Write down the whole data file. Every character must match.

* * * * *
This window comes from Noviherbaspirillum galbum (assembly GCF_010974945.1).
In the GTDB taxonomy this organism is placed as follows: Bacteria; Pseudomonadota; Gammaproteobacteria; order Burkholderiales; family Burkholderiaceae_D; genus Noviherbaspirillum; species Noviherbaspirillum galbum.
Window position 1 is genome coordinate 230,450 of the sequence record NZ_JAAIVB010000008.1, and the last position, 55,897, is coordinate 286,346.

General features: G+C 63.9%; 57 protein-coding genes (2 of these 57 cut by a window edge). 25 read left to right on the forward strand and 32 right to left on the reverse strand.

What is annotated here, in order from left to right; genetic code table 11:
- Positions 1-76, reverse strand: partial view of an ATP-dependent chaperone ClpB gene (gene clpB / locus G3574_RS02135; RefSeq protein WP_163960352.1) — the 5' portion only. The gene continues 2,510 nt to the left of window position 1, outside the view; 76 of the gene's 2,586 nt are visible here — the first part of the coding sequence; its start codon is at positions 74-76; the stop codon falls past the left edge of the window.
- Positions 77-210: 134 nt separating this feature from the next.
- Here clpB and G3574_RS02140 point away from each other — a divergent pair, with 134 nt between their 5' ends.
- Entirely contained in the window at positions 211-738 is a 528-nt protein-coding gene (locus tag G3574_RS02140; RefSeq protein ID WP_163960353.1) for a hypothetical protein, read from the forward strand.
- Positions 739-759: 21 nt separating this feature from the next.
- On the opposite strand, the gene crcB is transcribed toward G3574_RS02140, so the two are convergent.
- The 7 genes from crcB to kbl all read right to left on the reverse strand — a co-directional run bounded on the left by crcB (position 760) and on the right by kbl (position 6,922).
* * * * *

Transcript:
This window comes from Noviherbaspirillum galbum (assembly GCF_010974945.1).
In the GTDB taxonomy this organism is placed as follows: Bacteria; Pseudomonadota; Gammaproteobacteria; order Burkholderiales; family Burkholderiaceae_D; genus Noviherbaspirillum; species Noviherbaspirillum galbum.
Window position 1 is genome coordinate 230,450 of the sequence record NZ_JAAIVB010000008.1, and the last position, 55,897, is coordinate 286,346.

General features: G+C 63.9%; 57 protein-coding genes (2 of these 57 cut by a window edge). 25 read left to right on the forward strand and 32 right to left on the reverse strand.

What is annotated here, in order from left to right; genetic code table 11:
- Positions 1-76, reverse strand: partial view of an ATP-dependent chaperone ClpB gene (gene clpB / locus G3574_RS02135; RefSeq protein WP_163960352.1) — the 5' portion only. The gene continues 2,510 nt to the left of window position 1, outside the view; 76 of the gene's 2,586 nt are visible here — the first part of the coding sequence; its start codon is at positions 74-76; the stop codon falls past the left edge of the window.
- Positions 77-210: 134 nt separating this feature from the next.
- Here clpB and G3574_RS02140 point away from each other — a divergent pair, with 134 nt between their 5' ends.
- Entirely contained in the window at positions 211-738 is a 528-nt protein-coding gene (locus tag G3574_RS02140; RefSeq protein ID WP_163960353.1) for a hypothetical protein, read from the forward strand.
- Positions 739-759: 21 nt separating this feature from the next.
- On the opposite strand, the gene crcB is transcribed toward G3574_RS02140, so the two are convergent.
- The 7 genes from crcB to kbl all read right to left on the reverse strand — a co-directional run bounded on the left by crcB (position 760) and on the right by kbl (position 6,922).